Journal cover Journal topic
Atmospheric Chemistry and Physics An interactive open-access journal of the European Geosciences Union
Atmos. Chem. Phys., 16, 15301-15325, 2016
http://www.atmos-chem-phys.net/16/15301/2016/
doi:10.5194/acp-16-15301-2016
© Author(s) 2016. This work is distributed
under the Creative Commons Attribution 3.0 License.
Research article
09 Dec 2016
Long-range transport pathways of tropospheric source gases originating in Asia into the northern lower stratosphere during the Asian monsoon season 2012
Bärbel Vogel1, Gebhard Günther1, Rolf Müller1, Jens-Uwe Grooß1, Armin Afchine1, Heiko Bozem2, Peter Hoor2, Martina Krämer1, Stefan Müller2, Martin Riese1, Christian Rolf1, Nicole Spelten1, Gabriele P. Stiller3, Jörn Ungermann1, and Andreas Zahn3 1Forschungszentrum Jülich, Institute of Energy and Climate Research – Stratosphere (IEK-7), Jülich, Germany
2Institute for Atmospheric Physics, University of Mainz, Mainz, Germany
3Institute of Meteorology and Climate Research, Karlsruhe Institute of Technology, Karlsruhe, Germany
Abstract. Global simulations with the Chemical Lagrangian Model of the Stratosphere (CLaMS) using artificial tracers of air mass origin are used to analyze transport mechanisms from the Asian monsoon region into the lower stratosphere. In a case study, the transport of air masses from the Asian monsoon anticyclone originating in India/China by an eastward-migrating anticyclone which broke off from the main anticyclone on 20 September 2012 and filaments separated at the northeastern flank of the anticyclone are analyzed. Enhanced contributions of young air masses (younger than 5 months) are found within the separated anticyclone confined at the top by the thermal tropopause. Further, these air masses are confined by the anticyclonic circulation and, on the polar side, by the subtropical jet such that the vertical structure resembles a bubble within the upper troposphere. Subsequently, these air masses are transported eastwards along the subtropical jet and enter the lower stratosphere by quasi-horizontal transport in a region of double tropopauses most likely associated with Rossby wave breaking events. As a result, thin filaments with enhanced signatures of tropospheric trace gases were measured in the lower stratosphere over Europe during the TACTS/ESMVal campaign in September 2012 in very good agreement with CLaMS simulations. Our simulations demonstrate that source regions in Asia and in the Pacific Ocean have a significant impact on the chemical composition of the lower stratosphere of the Northern Hemisphere. Young, moist air masses, in particular at the end of the monsoon season in September/October 2012, flooded the extratropical lower stratosphere in the Northern Hemisphere with contributions of up to  ≈  30 % at 380 K (with the remaining fraction being aged air). In contrast, the contribution of young air masses to the Southern Hemisphere is much lower. At the end of October 2012, approximately 1.5 ppmv H2O is found in the lower Northern Hemisphere stratosphere (at 380 K) from source regions both in Asia and in the tropical Pacific compared to a mean water vapor content of  ≈  5 ppmv. In addition to this main transport pathway from the Asian monsoon anticyclone to the east along the subtropical jet and subsequent transport into the northern lower stratosphere, a second horizontal transport pathway out of the anticyclone to the west into the tropics (TTL) is found in agreement with MIPAS HCFC-22 measurements.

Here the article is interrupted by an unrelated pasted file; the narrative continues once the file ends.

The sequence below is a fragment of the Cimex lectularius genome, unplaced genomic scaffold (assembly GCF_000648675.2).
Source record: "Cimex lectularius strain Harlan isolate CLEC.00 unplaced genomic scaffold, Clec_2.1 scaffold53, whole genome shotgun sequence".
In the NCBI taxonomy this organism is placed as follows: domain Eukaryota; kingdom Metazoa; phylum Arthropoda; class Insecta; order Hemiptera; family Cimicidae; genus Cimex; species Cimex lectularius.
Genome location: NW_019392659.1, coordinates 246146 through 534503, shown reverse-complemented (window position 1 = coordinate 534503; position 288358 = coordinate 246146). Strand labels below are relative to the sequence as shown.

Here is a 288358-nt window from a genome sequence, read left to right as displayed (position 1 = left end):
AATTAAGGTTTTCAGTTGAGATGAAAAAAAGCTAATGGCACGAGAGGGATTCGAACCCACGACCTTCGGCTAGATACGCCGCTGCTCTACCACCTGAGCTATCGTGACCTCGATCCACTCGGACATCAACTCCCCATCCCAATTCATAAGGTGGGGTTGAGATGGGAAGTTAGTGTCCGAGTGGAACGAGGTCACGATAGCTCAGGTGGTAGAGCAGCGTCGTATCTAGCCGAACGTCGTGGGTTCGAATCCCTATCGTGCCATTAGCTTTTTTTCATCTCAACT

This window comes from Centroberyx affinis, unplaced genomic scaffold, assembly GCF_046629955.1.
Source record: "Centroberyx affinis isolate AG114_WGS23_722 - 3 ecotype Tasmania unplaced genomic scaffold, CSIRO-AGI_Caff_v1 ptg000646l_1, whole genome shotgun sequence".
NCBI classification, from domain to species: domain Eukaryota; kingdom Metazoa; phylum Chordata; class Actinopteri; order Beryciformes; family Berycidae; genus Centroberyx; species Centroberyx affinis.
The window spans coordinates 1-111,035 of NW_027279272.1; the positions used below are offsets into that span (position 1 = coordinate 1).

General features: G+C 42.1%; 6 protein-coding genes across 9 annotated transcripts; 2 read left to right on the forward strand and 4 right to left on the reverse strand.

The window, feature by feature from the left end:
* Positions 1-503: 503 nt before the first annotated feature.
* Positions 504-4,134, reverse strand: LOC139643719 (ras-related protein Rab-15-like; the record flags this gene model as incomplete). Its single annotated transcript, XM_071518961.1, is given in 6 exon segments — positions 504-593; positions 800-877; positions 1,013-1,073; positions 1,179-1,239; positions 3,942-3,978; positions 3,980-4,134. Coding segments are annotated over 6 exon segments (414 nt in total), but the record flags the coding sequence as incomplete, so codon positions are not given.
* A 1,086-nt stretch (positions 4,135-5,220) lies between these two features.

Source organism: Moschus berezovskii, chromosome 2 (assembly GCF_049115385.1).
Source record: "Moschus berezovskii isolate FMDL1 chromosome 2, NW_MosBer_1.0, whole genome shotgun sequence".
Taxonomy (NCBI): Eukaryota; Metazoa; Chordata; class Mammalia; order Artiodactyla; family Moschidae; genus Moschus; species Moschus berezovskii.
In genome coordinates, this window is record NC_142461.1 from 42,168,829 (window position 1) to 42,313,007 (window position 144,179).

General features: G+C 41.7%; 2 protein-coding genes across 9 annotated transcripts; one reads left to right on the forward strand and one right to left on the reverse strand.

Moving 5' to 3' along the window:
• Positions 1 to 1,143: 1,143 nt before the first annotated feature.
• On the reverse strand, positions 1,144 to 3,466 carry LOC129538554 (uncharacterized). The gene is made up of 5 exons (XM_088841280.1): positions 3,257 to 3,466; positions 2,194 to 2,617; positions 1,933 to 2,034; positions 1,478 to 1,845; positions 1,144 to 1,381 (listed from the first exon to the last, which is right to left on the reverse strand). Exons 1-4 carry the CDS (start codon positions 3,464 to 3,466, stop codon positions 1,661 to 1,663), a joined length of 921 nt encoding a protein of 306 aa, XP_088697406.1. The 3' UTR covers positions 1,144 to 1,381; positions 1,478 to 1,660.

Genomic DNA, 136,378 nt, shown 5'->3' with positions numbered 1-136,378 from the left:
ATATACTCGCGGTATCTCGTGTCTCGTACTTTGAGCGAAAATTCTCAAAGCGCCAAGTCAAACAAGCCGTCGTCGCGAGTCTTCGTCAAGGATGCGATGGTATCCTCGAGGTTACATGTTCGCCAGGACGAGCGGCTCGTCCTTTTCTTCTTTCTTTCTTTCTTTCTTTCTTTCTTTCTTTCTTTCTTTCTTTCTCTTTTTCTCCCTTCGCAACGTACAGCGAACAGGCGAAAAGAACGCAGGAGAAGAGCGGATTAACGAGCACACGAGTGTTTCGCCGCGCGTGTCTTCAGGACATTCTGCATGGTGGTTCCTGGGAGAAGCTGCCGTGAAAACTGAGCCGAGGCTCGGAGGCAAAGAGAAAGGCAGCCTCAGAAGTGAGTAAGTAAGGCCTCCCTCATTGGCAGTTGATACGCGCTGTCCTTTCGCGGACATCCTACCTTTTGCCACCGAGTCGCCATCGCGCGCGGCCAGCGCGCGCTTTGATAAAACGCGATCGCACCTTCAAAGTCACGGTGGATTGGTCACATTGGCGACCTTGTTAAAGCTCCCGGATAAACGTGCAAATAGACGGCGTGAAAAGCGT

Citation: Vogel, B., Günther, G., Müller, R., Grooß, J.-U., Afchine, A., Bozem, H., Hoor, P., Krämer, M., Müller, S., Riese, M., Rolf, C., Spelten, N., Stiller, G. P., Ungermann, J., and Zahn, A.: Long-range transport pathways of tropospheric source gases originating in Asia into the northern lower stratosphere during the Asian monsoon season 2012, Atmos. Chem. Phys., 16, 15301-15325, doi:10.5194/acp-16-15301-2016, 2016.
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Short summary
The identification of transport pathways from the Asian monsoon anticyclone into the lower stratosphere is unclear. Global simulations with the CLaMS model demonstrate that source regions in Asia and in the Pacific Ocean have a significant impact on the chemical composition of the lower stratosphere of the Northern Hemisphere by flooding the extratropical lower stratosphere with young moist air masses. Two main horizontal transport pathways from the Asian monsoon anticyclone are identified.
The identification of transport pathways from the Asian monsoon anticyclone into the lower...
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